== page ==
Tri-horses are designed to be cut from a double-layer of 3/4-inch plywood. The components shown here are enough for one 4-foot and one 8-foot Tri-Horse.
This is one way to set up a mobile shop. Note the various home-made attachments for supporting saws and stock. There’s no reason the saws couldn’t be turned to face the opposite direction or that longer or shorter horses couldn't be used for either leg.
In this photo Tri-Horses are being used as traditional sawhorses—probably the least likely way for them to be used since there are so many other ways to support material. The best use for Tri-Horses is as part of a work station.
This is an interesting setup because instead of a plywood top rail that curves down to land on the floor, the top rail on this work station is a 2x10 or 2x12 supported by plywood leg sections. This would likely be an easier and more economical build than a conventional Tri-Horse, but perhaps not as stable on uneven ground (because it has four rather than three points of contact).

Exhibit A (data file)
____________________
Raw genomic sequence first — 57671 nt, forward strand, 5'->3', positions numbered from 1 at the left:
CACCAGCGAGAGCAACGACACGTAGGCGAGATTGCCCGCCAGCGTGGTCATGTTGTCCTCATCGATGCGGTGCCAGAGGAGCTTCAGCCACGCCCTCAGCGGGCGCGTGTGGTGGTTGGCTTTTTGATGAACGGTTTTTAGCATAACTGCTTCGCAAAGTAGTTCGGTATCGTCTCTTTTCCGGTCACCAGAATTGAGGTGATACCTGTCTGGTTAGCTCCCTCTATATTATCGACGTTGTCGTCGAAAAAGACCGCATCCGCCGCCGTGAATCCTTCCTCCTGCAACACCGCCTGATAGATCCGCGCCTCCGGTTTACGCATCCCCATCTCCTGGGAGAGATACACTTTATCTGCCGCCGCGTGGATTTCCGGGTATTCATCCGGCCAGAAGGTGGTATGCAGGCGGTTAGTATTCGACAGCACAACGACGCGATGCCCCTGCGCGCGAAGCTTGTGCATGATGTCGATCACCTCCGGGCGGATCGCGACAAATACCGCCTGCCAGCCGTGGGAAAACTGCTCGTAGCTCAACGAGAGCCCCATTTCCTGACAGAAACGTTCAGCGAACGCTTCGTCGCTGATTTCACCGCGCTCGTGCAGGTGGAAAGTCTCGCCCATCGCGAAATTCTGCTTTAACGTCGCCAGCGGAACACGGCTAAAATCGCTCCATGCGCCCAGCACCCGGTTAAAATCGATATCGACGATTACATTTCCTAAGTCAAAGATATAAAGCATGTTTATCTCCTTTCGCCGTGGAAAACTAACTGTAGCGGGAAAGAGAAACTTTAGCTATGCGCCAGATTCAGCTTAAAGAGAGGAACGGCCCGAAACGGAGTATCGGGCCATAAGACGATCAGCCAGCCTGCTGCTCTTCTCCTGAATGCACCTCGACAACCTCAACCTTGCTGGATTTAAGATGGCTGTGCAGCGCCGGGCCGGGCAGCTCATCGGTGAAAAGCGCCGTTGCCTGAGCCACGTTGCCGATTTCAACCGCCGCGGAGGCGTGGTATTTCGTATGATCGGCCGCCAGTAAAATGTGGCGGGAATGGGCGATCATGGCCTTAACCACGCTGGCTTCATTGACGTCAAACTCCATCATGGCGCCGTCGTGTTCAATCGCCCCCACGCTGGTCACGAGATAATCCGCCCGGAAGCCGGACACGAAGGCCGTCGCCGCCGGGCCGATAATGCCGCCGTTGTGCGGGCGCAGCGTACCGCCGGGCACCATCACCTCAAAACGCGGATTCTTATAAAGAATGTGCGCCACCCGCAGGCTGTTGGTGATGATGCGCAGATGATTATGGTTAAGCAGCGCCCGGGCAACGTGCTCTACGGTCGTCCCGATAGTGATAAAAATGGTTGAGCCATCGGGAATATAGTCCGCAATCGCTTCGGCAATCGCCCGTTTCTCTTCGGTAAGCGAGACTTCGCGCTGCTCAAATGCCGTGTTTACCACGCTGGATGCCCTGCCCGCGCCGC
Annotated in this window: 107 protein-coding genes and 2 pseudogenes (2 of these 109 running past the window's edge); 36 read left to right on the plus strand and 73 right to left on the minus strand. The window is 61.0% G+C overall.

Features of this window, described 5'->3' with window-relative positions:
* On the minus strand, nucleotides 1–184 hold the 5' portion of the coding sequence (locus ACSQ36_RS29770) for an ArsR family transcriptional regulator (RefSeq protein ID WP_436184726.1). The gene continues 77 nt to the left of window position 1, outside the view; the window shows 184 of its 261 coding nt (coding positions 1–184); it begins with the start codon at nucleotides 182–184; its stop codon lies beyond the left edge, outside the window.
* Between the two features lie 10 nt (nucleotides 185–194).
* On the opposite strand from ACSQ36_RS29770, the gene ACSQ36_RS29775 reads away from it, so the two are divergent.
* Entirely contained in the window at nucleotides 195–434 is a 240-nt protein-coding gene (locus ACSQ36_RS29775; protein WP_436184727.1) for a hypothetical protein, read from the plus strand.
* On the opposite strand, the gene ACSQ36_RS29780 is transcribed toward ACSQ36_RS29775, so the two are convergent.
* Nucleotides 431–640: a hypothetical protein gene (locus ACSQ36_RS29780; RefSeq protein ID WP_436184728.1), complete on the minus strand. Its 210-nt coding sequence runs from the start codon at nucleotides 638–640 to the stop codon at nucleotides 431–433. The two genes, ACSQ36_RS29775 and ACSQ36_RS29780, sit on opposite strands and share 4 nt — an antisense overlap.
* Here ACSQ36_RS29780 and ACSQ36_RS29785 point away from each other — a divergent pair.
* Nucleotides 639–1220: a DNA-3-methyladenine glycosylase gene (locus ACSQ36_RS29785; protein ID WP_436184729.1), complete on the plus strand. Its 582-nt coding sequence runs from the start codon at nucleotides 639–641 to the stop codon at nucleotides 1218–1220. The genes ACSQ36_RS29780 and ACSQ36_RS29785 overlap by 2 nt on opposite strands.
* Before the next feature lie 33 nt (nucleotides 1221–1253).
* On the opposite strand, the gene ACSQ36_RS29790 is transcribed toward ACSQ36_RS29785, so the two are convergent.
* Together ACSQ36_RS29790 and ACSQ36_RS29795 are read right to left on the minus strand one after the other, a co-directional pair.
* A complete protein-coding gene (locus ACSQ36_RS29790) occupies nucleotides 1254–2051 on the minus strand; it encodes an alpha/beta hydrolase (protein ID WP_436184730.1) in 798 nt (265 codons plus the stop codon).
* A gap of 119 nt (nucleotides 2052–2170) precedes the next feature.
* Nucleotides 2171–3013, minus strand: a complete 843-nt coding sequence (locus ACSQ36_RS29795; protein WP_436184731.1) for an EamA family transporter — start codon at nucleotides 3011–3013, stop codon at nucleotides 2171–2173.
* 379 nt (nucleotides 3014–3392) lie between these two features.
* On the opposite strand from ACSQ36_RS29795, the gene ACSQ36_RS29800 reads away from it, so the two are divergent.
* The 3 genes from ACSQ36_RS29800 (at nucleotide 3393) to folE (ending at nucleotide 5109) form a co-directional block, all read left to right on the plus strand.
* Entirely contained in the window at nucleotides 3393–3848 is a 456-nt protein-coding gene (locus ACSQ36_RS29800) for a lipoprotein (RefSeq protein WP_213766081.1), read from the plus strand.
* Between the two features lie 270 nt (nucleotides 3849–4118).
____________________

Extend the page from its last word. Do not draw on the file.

The plans consist of a 12-page PDF that sells for $10. They include detailed instructions on how to build Tri-Horses and suggestions for how they might be customized. These are the main components and one suggestion for how they might be combined.